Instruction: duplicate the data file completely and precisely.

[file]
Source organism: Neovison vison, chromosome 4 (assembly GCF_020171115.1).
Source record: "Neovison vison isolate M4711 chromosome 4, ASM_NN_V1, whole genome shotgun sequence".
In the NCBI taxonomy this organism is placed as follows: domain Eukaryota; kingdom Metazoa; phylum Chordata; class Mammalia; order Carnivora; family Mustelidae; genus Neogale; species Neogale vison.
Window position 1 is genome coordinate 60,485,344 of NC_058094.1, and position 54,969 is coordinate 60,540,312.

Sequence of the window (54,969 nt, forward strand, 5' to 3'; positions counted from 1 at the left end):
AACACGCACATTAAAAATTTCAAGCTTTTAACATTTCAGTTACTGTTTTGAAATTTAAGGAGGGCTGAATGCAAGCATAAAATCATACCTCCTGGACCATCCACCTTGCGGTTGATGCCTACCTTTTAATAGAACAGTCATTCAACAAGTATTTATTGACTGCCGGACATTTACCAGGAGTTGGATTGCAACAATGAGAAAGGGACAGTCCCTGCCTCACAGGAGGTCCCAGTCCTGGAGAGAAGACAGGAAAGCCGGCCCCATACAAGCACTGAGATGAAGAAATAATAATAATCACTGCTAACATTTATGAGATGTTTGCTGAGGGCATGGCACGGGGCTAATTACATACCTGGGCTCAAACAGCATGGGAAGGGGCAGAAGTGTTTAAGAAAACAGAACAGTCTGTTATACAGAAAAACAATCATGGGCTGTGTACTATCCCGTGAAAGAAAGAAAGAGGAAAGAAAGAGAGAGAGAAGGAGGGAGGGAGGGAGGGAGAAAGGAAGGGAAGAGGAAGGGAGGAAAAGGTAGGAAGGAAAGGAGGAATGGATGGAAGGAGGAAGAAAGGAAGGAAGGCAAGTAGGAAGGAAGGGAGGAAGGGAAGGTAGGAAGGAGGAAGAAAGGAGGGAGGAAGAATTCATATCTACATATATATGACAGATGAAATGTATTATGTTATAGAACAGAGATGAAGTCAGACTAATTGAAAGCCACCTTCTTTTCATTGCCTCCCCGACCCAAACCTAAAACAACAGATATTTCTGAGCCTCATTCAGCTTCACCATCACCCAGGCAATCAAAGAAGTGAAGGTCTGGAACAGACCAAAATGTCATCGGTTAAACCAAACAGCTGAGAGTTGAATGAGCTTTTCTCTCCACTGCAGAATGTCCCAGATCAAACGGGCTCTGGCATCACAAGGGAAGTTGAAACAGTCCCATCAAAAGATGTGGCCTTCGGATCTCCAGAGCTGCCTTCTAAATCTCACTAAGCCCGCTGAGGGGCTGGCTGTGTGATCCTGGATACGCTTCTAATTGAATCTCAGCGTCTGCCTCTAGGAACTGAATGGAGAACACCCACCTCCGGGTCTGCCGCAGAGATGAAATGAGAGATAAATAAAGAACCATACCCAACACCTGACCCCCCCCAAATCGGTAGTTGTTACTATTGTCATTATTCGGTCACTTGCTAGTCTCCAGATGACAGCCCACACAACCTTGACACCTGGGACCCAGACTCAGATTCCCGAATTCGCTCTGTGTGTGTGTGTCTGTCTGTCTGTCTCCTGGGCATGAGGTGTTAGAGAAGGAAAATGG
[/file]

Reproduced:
Source organism: Neovison vison, chromosome 4 (assembly GCF_020171115.1).
Source record: "Neovison vison isolate M4711 chromosome 4, ASM_NN_V1, whole genome shotgun sequence".
In the NCBI taxonomy this organism is placed as follows: domain Eukaryota; kingdom Metazoa; phylum Chordata; class Mammalia; order Carnivora; family Mustelidae; genus Neogale; species Neogale vison.
Window position 1 is genome coordinate 60,485,344 of NC_058094.1, and position 54,969 is coordinate 60,540,312.

Sequence of the window (54,969 nt, forward strand, 5' to 3'; positions counted from 1 at the left end):
AACACGCACATTAAAAATTTCAAGCTTTTAACATTTCAGTTACTGTTTTGAAATTTAAGGAGGGCTGAATGCAAGCATAAAATCATACCTCCTGGACCATCCACCTTGCGGTTGATGCCTACCTTTTAATAGAACAGTCATTCAACAAGTATTTATTGACTGCCGGACATTTACCAGGAGTTGGATTGCAACAATGAGAAAGGGACAGTCCCTGCCTCACAGGAGGTCCCAGTCCTGGAGAGAAGACAGGAAAGCCGGCCCCATACAAGCACTGAGATGAAGAAATAATAATAATCACTGCTAACATTTATGAGATGTTTGCTGAGGGCATGGCACGGGGCTAATTACATACCTGGGCTCAAACAGCATGGGAAGGGGCAGAAGTGTTTAAGAAAACAGAACAGTCTGTTATACAGAAAAACAATCATGGGCTGTGTACTATCCCGTGAAAGAAAGAAAGAGGAAAGAAAGAGAGAGAGAAGGAGGGAGGGAGGGAGGGAGAAAGGAAGGGAAGAGGAAGGGAGGAAAAGGTAGGAAGGAAAGGAGGAATGGATGGAAGGAGGAAGAAAGGAAGGAAGGCAAGTAGGAAGGAAGGGAGGAAGGGAAGGTAGGAAGGAGGAAGAAAGGAGGGAGGAAGAATTCATATCTACATATATATGACAGATGAAATGTATTATGTTATAGAACAGAGATGAAGTCAGACTAATTGAAAGCCACCTTCTTTTCATTGCCTCCCCGACCCAAACCTAAAACAACAGATATTTCTGAGCCTCATTCAGCTTCACCATCACCCAGGCAATCAAAGAAGTGAAGGTCTGGAACAGACCAAAATGTCATCGGTTAAACCAAACAGCTGAGAGTTGAATGAGCTTTTCTCTCCACTGCAGAATGTCCCAGATCAAACGGGCTCTGGCATCACAAGGGAAGTTGAAACAGTCCCATCAAAAGATGTGGCCTTCGGATCTCCAGAGCTGCCTTCTAAATCTCACTAAGCCCGCTGAGGGGCTGGCTGTGTGATCCTGGATACGCTTCTAATTGAATCTCAGCGTCTGCCTCTAGGAACTGAATGGAGAACACCCACCTCCGGGTCTGCCGCAGAGATGAAATGAGAGATAAATAAAGAACCATACCCAACACCTGACCCCCCCCAAATCGGTAGTTGTTACTATTGTCATTATTCGGTCACTTGCTAGTCTCCAGATGACAGCCCACACAACCTTGACACCTGGGACCCAGACTCAGATTCCCGAATTCGCTCTGTGTGTGTGTGTCTGTCTGTCTGTCTCCTGGGCATGAGGTGTTAGAGAAGGAAAATGG